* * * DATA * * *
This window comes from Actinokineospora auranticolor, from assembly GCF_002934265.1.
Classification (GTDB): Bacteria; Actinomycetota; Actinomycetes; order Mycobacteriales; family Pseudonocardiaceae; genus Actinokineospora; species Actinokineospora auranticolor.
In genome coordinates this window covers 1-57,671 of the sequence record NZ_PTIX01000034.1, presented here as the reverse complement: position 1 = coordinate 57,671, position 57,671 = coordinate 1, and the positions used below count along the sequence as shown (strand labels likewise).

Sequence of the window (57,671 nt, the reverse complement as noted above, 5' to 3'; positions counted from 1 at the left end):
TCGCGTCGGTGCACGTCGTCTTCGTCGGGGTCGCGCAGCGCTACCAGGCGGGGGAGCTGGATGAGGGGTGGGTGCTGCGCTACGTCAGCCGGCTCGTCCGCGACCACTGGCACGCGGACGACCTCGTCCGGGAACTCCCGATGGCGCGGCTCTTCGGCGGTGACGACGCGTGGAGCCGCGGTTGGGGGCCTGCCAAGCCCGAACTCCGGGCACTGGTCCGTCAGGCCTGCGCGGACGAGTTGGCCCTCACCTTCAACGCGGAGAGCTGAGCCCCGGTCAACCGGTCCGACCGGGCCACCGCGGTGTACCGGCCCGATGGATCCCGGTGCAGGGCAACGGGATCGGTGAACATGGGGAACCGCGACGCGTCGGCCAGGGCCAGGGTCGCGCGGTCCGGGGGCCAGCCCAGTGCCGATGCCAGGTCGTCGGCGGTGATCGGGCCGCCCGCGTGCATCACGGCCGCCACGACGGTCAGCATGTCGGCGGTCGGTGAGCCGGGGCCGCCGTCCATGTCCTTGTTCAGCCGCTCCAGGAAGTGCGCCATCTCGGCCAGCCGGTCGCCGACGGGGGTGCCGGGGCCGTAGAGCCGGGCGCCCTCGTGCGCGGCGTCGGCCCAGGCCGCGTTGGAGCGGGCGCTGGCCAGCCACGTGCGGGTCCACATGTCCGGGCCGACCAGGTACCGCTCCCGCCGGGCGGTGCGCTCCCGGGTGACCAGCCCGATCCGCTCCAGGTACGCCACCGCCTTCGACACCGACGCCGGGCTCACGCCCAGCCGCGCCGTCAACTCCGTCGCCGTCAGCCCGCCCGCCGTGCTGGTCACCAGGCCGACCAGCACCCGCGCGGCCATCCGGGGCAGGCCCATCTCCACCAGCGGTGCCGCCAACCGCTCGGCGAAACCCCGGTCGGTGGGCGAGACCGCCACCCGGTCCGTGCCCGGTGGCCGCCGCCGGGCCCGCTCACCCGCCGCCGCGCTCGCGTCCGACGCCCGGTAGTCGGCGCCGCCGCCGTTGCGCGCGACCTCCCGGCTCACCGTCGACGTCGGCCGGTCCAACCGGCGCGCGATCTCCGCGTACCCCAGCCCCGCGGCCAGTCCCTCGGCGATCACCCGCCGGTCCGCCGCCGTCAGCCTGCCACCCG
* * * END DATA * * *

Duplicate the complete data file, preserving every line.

This window comes from Actinokineospora auranticolor, from assembly GCF_002934265.1.
Classification (GTDB): Bacteria; Actinomycetota; Actinomycetes; order Mycobacteriales; family Pseudonocardiaceae; genus Actinokineospora; species Actinokineospora auranticolor.
In genome coordinates this window covers 1-57,671 of the sequence record NZ_PTIX01000034.1, presented here as the reverse complement: position 1 = coordinate 57,671, position 57,671 = coordinate 1, and the positions used below count along the sequence as shown (strand labels likewise).

Sequence of the window (57,671 nt, the reverse complement as noted above, 5' to 3'; positions counted from 1 at the left end):
TCGCGTCGGTGCACGTCGTCTTCGTCGGGGTCGCGCAGCGCTACCAGGCGGGGGAGCTGGATGAGGGGTGGGTGCTGCGCTACGTCAGCCGGCTCGTCCGCGACCACTGGCACGCGGACGACCTCGTCCGGGAACTCCCGATGGCGCGGCTCTTCGGCGGTGACGACGCGTGGAGCCGCGGTTGGGGGCCTGCCAAGCCCGAACTCCGGGCACTGGTCCGTCAGGCCTGCGCGGACGAGTTGGCCCTCACCTTCAACGCGGAGAGCTGAGCCCCGGTCAACCGGTCCGACCGGGCCACCGCGGTGTACCGGCCCGATGGATCCCGGTGCAGGGCAACGGGATCGGTGAACATGGGGAACCGCGACGCGTCGGCCAGGGCCAGGGTCGCGCGGTCCGGGGGCCAGCCCAGTGCCGATGCCAGGTCGTCGGCGGTGATCGGGCCGCCCGCGTGCATCACGGCCGCCACGACGGTCAGCATGTCGGCGGTCGGTGAGCCGGGGCCGCCGTCCATGTCCTTGTTCAGCCGCTCCAGGAAGTGCGCCATCTCGGCCAGCCGGTCGCCGACGGGGGTGCCGGGGCCGTAGAGCCGGGCGCCCTCGTGCGCGGCGTCGGCCCAGGCCGCGTTGGAGCGGGCGCTGGCCAGCCACGTGCGGGTCCACATGTCCGGGCCGACCAGGTACCGCTCCCGCCGGGCGGTGCGCTCCCGGGTGACCAGCCCGATCCGCTCCAGGTACGCCACCGCCTTCGACACCGACGCCGGGCTCACGCCCAGCCGCGCCGTCAACTCCGTCGCCGTCAGCCCGCCCGCCGTGCTGGTCACCAGGCCGACCAGCACCCGCGCGGCCATCCGGGGCAGGCCCATCTCCACCAGCGGTGCCGCCAACCGCTCGGCGAAACCCCGGTCGGTGGGCGAGACCGCCACCCGGTCCGTGCCCGGTGGCCGCCGCCGGGCCCGCTCACCCGCCGCCGCGCTCGCGTCCGACGCCCGGTAGTCGGCGCCGCCGCCGTTGCGCGCGACCTCCCGGCTCACCGTCGACGTCGGCCGGTCCAACCGGCGCGCGATCTCCGCGTACCCCAGCCCCGCGGCCAGTCCCTCGGCGATCACCCGCCGGTCCGCCGCCGTCAGCCTGCCACCCG